Google is known for acquiring small businesses and startup tech companies they think can become profitable in the future. It’s definitely not the only reason to buy a smaller company – sometimes big corporations buy emerging companies to close them down before they become a real threat later on.

I have written numerous times about how Google is pretty much swimming in cash. They aren’t like most businesses because Google has billions of dollars at their immediate disposal, which comes from advertising revenue. So it’s definitely very easy for Google to produce the cash they need to purchase just about any company they want that is willing to forgo their independence and creative freedom. One of the more well-known acquisitions is the purchase of video-sharing website, YouTube, for over a billion dollars back in 2006 by Google. Some argue that since then, YouTube has become way more interested in making advertisers happy than cultivating the social community atmosphere that was there before Google came along to spoil it.

In the summer of 2010, Google bought another startup tech company called Slide for over $200 million. The company launched back in 2005 and was founded by a man named  Max Levchin, who also co-founded PayPal. The company produced several social applications, including one game called SuperPoke! Pets.

Google is desperate to follow the footsteps of Facebook who has been incredibly successful in social gaming. Facebook has a very important mutually dependent relationship with a company called  Zynga, which produces social gaming exclusively for Facebook. People spend hours playing games on Facebook and it’s a great way to keep people on the website. Zynga earns 93% of its revenue from the games it produces for Facebook. Facebook relies on Zynga for 12% of its revenue, based on the paperwork the company submitted to file its IPO at the start of this month. The 12% is actually quite significant and some think that it’s actually a low figure which does not include all the ads that are generated by Zynga games.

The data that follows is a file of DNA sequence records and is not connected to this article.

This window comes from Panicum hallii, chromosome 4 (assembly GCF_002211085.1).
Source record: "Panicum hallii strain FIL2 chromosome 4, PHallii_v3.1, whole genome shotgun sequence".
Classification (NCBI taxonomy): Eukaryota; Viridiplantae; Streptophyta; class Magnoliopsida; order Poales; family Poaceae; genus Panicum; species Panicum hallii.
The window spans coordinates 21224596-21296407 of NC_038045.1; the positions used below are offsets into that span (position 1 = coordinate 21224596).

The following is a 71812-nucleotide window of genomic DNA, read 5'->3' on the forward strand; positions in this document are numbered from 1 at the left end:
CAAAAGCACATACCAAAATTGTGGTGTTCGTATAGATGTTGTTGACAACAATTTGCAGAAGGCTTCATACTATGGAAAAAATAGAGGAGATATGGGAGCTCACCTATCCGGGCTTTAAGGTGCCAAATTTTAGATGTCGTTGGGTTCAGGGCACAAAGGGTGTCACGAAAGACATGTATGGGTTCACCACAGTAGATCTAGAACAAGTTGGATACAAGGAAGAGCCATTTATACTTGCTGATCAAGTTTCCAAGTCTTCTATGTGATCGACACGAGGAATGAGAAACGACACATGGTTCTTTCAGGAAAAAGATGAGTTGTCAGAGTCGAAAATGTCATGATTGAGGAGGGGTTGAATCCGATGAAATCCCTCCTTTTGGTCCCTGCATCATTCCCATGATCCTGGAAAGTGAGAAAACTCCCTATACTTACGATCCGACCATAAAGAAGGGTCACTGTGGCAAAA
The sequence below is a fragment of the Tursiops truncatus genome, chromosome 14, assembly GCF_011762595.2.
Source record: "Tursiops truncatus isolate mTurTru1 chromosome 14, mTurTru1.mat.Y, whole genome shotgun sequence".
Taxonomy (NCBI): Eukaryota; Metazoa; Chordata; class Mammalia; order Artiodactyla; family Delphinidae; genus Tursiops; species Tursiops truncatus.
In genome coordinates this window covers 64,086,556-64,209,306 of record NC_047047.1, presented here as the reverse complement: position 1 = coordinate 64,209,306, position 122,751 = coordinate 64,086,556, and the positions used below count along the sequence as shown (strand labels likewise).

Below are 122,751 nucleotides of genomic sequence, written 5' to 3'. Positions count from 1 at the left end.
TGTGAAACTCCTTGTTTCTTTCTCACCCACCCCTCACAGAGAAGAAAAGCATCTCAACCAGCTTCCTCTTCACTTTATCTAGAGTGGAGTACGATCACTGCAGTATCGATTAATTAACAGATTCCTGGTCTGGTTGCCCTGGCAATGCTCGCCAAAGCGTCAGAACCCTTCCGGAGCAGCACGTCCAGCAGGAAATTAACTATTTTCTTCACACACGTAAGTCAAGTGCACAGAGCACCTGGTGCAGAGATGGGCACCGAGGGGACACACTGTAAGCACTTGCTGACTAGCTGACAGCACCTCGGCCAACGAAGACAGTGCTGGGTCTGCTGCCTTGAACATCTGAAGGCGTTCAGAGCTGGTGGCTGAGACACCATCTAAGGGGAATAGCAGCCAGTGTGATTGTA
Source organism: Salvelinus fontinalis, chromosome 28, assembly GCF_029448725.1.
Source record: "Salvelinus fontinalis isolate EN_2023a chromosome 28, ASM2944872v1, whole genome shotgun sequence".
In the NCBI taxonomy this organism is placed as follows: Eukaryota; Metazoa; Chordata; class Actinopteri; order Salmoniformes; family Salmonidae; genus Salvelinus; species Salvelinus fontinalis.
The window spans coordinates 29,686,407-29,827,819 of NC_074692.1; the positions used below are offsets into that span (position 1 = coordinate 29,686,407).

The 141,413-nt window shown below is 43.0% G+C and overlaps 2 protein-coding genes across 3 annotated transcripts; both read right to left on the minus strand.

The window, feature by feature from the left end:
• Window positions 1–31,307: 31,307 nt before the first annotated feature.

Google wants to have something like this too and has been trying to make to social gaming a big success on its social networking website called Google Plus. However, Google isn’t really having much luck and has wasted its $200 million investment by purchasing Slide. A year after Google bought the company it closed down all but one Slide product. What a waste of cash – but who cares, Google is loaded.

Anyhow, of all the products Google closed down there is one which Google should have never touched. Google’s destruction of SuperPoke! Pets is not to be forgotten any time soon because people who have spent valuable time, energy, and money on the game will not let Google get away with murder.

SuperPoke! Pets allows users to adopt, name, and care for a virtual pet. They get the opportunity to not only care for their virtual pet but they can also interact with other pet owners in the online game community. The game allows people to customize the environment of their pet, dress them up in fancy outfits, and even purchase “gold”. A whole virtual currency system developed and some people took advantage of all it could offer.

So when Google made the announcement last August that it will be closing the game down permanently in the near future, people were infuriated at Google. Users couldn’t comprehend the rationale behind closing down a popular game. There are some people who spent thousands of dollars on the game buying items and “gold”, which has now all gone to waste. They can probably eventually recoup their lost money, but something fervent gamers can never get back is the time and emotional investment they put into their pets. The pets might only exist virtually, but some argue that they still make the same connection and bonding as you would with a real pet animal.